Exercise 1.4 Lines and Edges

Exercise 1.4

Different qualities of line to depict the Archive selection.


Woven leaf.
Giant permanent marker on drawing cartridge. It’s almost like a zebra stripe!

Good to incorporate the giant marker into my repertoire, having never used one before. This drawing helped my understand the woven part of the bobbin lace. There is more scope here …

A series of little ‘line’ experiments which started with trying to emulate the pattern of stitches on the lace of the hanky. Wax crayons and dilute gouache on drawing paper.

Pattern Simplification
Square graph would be pulled into round shapes.

Pattern Simplification – Round
Adding threads winding around
and discovered a ‘cathedral windows’ shape;
this also echoed the ‘leaves’ on the lace,
so I proceeded with it.

Cathedral Windows

Further Simplification
Circles and Loops

Abstraction of Circles

Abstraction of Loops

My favorite is the ‘Abstraction of Circles’. So simple, but interesting and satisfying marks.

Continuous line. What is the ultimate in continuous line but machine quilting? Drawing with a needle and thread:

An interesting diversion:
Discovered artist Mary Elizabeth Barron who makes supersize bobbin lace from plastic bags. I wanted to record the link here for future reference.


Voile with Holes, Dry point marker on tracing paper.

I really like the outcome here. I’ve captured the voile perfectly, but without the exacting copying I usually employ. Opening up to possibilities.

Zig-zag embroidery pattern.
Charcoal on drawing cartridge, A3.

Exploring Zig-Zags. I found the little ‘line’ experiments that I undertook for handkerchief really useful. I started off stiffly, but then, as I warmed up, created more free-flowing and interesting marks. Definitely a technique to incorporate into my practice:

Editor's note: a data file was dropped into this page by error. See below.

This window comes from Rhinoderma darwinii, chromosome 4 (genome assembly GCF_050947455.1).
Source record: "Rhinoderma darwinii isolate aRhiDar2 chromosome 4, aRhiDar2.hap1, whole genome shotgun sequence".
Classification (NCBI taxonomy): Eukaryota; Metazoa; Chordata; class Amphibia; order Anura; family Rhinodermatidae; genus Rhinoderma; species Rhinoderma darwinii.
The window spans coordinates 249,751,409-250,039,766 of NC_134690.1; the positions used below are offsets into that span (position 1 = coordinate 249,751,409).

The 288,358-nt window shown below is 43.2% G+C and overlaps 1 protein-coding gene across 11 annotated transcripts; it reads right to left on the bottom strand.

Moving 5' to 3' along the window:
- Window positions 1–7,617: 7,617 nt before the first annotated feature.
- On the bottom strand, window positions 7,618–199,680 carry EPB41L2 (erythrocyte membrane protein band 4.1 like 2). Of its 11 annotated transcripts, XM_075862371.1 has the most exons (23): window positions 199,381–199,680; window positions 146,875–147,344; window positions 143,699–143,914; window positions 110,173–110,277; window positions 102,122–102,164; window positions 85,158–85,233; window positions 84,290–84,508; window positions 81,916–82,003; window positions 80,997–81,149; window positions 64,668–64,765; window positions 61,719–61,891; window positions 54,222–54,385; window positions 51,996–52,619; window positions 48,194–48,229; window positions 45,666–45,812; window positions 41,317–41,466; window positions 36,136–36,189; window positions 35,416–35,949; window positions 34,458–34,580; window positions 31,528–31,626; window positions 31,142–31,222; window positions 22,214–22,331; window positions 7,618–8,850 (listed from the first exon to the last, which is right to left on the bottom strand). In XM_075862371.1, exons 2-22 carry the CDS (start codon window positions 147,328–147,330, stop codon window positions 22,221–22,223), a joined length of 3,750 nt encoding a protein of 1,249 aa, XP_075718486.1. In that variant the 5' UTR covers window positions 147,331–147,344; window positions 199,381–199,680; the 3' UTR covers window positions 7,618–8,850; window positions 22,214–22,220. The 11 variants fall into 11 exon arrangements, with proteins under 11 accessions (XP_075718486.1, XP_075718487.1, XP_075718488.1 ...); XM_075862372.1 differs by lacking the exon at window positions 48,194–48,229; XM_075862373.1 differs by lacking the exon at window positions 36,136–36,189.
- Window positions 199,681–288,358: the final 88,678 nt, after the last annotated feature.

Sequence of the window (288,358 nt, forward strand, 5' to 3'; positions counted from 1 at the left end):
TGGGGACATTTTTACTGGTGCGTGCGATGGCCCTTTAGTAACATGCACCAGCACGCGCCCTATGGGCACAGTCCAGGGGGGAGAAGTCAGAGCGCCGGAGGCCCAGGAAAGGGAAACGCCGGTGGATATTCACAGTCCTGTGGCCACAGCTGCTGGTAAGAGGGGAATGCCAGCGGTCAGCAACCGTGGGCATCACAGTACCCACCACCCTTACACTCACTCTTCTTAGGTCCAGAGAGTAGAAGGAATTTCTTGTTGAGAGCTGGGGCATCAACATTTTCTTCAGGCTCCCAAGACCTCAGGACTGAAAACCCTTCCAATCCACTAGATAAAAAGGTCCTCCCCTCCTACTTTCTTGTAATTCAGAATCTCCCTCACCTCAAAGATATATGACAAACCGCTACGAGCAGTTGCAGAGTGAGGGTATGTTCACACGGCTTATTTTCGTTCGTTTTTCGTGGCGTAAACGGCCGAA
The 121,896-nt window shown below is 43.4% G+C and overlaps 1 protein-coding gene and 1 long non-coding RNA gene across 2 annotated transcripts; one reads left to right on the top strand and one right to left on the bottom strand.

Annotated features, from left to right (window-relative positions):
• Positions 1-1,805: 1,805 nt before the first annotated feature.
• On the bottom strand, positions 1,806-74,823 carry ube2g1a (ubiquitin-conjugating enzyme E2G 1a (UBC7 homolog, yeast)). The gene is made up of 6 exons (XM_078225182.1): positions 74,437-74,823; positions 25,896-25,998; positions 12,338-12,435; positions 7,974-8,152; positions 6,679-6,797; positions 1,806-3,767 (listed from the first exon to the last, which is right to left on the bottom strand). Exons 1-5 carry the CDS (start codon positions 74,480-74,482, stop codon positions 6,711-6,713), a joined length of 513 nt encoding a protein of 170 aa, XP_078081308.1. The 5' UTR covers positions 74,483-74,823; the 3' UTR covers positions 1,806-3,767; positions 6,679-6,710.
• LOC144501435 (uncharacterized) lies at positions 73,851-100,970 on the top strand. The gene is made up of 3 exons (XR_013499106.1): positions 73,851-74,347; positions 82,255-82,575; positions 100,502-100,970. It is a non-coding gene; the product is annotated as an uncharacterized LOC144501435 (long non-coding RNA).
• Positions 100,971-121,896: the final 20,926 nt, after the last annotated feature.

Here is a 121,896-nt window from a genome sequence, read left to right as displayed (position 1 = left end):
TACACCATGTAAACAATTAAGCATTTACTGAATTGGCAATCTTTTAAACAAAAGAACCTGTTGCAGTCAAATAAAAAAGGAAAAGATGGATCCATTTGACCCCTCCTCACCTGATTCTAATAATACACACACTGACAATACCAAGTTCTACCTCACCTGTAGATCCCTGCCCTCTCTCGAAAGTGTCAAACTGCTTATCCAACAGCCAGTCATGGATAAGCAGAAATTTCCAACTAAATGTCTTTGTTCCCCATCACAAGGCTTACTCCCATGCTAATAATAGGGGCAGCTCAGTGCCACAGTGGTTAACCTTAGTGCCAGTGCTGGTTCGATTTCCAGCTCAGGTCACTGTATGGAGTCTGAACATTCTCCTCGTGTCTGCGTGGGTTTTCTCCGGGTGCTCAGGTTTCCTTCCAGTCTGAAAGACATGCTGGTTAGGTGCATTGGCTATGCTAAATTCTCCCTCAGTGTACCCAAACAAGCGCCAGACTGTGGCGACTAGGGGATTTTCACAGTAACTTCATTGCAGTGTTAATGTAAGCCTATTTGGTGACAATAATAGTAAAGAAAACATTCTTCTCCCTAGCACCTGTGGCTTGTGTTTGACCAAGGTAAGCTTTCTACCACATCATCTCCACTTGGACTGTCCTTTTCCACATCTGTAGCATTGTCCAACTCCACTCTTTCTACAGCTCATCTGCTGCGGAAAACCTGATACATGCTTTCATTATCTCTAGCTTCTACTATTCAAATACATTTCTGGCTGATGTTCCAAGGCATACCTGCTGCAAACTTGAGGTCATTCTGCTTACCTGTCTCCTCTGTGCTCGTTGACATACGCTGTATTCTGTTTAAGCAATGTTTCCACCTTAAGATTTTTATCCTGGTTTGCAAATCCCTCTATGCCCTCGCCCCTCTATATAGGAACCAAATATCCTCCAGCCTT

* allow for a warm up;
* work at least six small pieces (A5), or more, as the best marks come later in the process.

I repeated the process with the zig-zag element on the collar. Wax crayons, wide marker and gouache on drawing paper.

Crayon to make the weave.

Circles became ‘flicked’ paint.

Flyscreen to make the weave.

Bed Jacket

The multitude of stands on the embroidery on the bed jacket were visible with the naked eye, and I wanted to capture the how lines made up the design, and this multi-strand aspect in one drawing.

I chose a really coarse brush, black acrylic and highly textured paper. After some experimentation I was happy with the marks, and reproduced the embroidery:

Then, these ‘petals’ were abstracted. After all, it is the way the lines stop and start with just a millimetre in between that outlines the embroidery areas:

Inspired by the French Seam. I like the thick line, painted with a #20 brush; the fading is my depiction of fabric being trapped within. I lost some of the spontaneity of the original thumbnail sketch reproducing this on a larger scale, though. The broken lines (stitching) are very ‘exact’.

Not particularly happy with this drawing. How could I have done this better?
* Use the original, it has the spontaneity, even if it is only a thumbnail. Copying stifles everything.
* I completed this drawing before I had figured out my ‘warm up’ and ‘multiples’ technique described above. It would have benefited from this approach.

Drawing with my left hand. Button hole stitch.